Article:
David Ulin has a problem:

Sometime late last year — I don't remember when, exactly — I noticed I was having trouble sitting down to read. That's a problem if you do what I do, but it's an even bigger problem if you're the kind of person I am. Since I discovered reading, I've always been surrounded by stacks of books. I read my way through camp, school, nights, weekends; when my girlfriend and I backpacked through Europe after college graduation, I had to buy a suitcase to accommodate the books I picked up along the way. . . . So what happened? It isn't a failure of desire so much as one of will. Or not will, exactly, but focus: the ability to still my mind long enough to inhabit someone else's world, and to let that someone else inhabit mine. Reading is an act of contemplation, perhaps the only act in which we allow ourselves to merge with the consciousness of another human being. We possess the books we read, animating the waiting stillness of their language, but they possess us also, filling us with thoughts and observations, asking us to make them part of ourselves. . . . In order for this to work, however, we need a certain type of silence, an ability to filter out the noise. Such a state is increasingly elusive in our over-networked culture, in which every rumor and mundanity is blogged and tweeted. Today, it seems it is not contemplation we seek but an odd sort of distraction masquerading as being in the know. Why? Because of the illusion that illumination is based on speed, that it is more important to react than to think, that we live in a culture in which something is attached to every bit of time.

I’ve been there myself. A couple of years ago I was in Ulin’s condition, and it was worrying me a good deal. I thought I might have entered into a state of permanent and inescapable distraction. However, I did escape, and the prime aid to my recovery of my old long-attention-span self was . . . the Kindle. Yes, that’s right. I have written earlier on this blog about the positive reading momentum the Kindle can generate: I went through a period when I read about twenty books in a row on the Kindle, and after I did, I had my reading mojo back. Interestingly, once I got it back I lost a good deal of interest in the Kindle, and I haven't read many books on it in the last six months or so. Im not sure quite what to make of that, but I will always be thankful to the gadget for the restorative work it did on me.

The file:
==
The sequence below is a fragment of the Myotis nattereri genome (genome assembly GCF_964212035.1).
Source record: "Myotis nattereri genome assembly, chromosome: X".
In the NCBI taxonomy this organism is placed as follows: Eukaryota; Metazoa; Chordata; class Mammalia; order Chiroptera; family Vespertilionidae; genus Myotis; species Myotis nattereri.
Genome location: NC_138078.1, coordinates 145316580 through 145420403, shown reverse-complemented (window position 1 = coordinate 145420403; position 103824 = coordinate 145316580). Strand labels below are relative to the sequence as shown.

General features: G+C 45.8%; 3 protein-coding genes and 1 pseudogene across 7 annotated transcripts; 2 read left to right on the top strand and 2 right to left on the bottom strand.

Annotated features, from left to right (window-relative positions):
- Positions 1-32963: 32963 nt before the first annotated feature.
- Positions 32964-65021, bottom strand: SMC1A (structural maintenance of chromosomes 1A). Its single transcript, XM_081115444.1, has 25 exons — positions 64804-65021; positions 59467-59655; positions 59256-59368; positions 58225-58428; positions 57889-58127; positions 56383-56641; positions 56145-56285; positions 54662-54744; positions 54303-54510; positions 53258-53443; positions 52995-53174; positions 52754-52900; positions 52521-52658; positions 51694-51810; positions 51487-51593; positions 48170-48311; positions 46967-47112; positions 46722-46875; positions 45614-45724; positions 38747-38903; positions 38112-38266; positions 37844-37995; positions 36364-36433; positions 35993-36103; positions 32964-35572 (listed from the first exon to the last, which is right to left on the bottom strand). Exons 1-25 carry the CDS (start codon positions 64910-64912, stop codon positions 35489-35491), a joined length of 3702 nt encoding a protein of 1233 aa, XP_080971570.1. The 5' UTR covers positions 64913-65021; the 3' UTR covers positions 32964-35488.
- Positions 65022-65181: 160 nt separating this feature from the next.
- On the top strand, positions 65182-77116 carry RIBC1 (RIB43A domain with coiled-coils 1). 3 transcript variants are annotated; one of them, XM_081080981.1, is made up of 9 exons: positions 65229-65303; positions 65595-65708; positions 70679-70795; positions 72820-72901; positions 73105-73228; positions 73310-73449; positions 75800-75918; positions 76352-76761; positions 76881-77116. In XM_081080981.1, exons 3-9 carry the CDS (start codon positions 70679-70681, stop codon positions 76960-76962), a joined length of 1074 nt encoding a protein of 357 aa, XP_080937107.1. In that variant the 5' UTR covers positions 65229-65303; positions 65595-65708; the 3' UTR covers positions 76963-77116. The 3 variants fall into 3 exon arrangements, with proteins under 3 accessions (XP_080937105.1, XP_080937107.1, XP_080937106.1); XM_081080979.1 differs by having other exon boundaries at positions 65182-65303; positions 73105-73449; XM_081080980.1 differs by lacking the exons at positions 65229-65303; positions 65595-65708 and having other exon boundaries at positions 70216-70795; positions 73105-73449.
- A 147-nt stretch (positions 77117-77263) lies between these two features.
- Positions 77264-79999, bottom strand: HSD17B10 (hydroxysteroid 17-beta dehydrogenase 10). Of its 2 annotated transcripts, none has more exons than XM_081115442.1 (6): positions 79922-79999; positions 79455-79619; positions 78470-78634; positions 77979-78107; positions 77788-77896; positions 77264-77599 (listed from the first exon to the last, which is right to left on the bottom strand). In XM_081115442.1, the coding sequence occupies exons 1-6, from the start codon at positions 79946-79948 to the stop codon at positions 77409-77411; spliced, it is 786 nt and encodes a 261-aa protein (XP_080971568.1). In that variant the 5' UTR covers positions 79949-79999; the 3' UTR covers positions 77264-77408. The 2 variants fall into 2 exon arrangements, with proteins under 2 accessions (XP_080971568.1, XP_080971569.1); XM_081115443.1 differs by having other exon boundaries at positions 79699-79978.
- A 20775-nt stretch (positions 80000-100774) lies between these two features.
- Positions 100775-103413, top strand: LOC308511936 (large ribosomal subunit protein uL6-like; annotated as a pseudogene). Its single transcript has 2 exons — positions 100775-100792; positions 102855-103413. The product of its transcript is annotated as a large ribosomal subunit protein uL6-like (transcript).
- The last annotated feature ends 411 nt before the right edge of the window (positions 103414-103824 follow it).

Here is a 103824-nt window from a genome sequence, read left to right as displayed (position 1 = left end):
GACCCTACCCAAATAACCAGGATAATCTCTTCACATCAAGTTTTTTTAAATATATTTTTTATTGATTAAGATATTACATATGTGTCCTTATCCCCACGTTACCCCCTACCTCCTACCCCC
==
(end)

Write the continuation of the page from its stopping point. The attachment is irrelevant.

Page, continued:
1. Was it the Kindle or was it a phase? I would say I experienced the same thing, only I attributed it to my immersion in blogs and other small-bite reading — my feast-reading had atrophied. When I finally felt like I'd spent an entire year living on cheetos and twinkies, I sat down one day with a huge, fat history book and could hardly put it down until I was done a week later. Since then, books and I are back on good terms, and I don't mind going for a few days without checking up on every link. But good for Kindle if it helped you get back on the wagon.

  2. With Scriven on this: prolly a phase, and we all need a "something" to kick us out of it; eg, Kindle, whatever.

    I had my "breakthrough" by re-reading one of Trollope's novels and have regained my immersion abilities. (Good thing, given that I read for a living….)

    I do think that this is all part of the process of learning to live in this probably-not-so-brave world. I don't know about anyone else, but the hard reality of online life has taken about six years to plant its roots in my brain.

    I'm more accepting now than I was in, say, 2001, that yep, the online thing is the new normal, and I better figure out how to live with it.

  3. Not a comment on this topic per se, but I just wanted to say, brilliant blog. I friend of mine (rather obliquely) mentioned it, so I looked it up and started reading. Before I knew it, I'd read everything you've written over the last thirty days. I'll be reading along with you regularly from this point on. Cheers! 🙂

  4. I went through a phase like that last summer. What got me out of it was randomly deciding to reread the hobbit. Before I knew it I had read the Hobbit, the Lord of the Rings, and the Chronicles of Narnia in the span of 8 or 9 days.

    If you don't feel like reading and you sit down to start Anna Karenina–great book though it is–you're probably not going to get far. I've found I need something that's quick reading and engaging to jump-start my reading.

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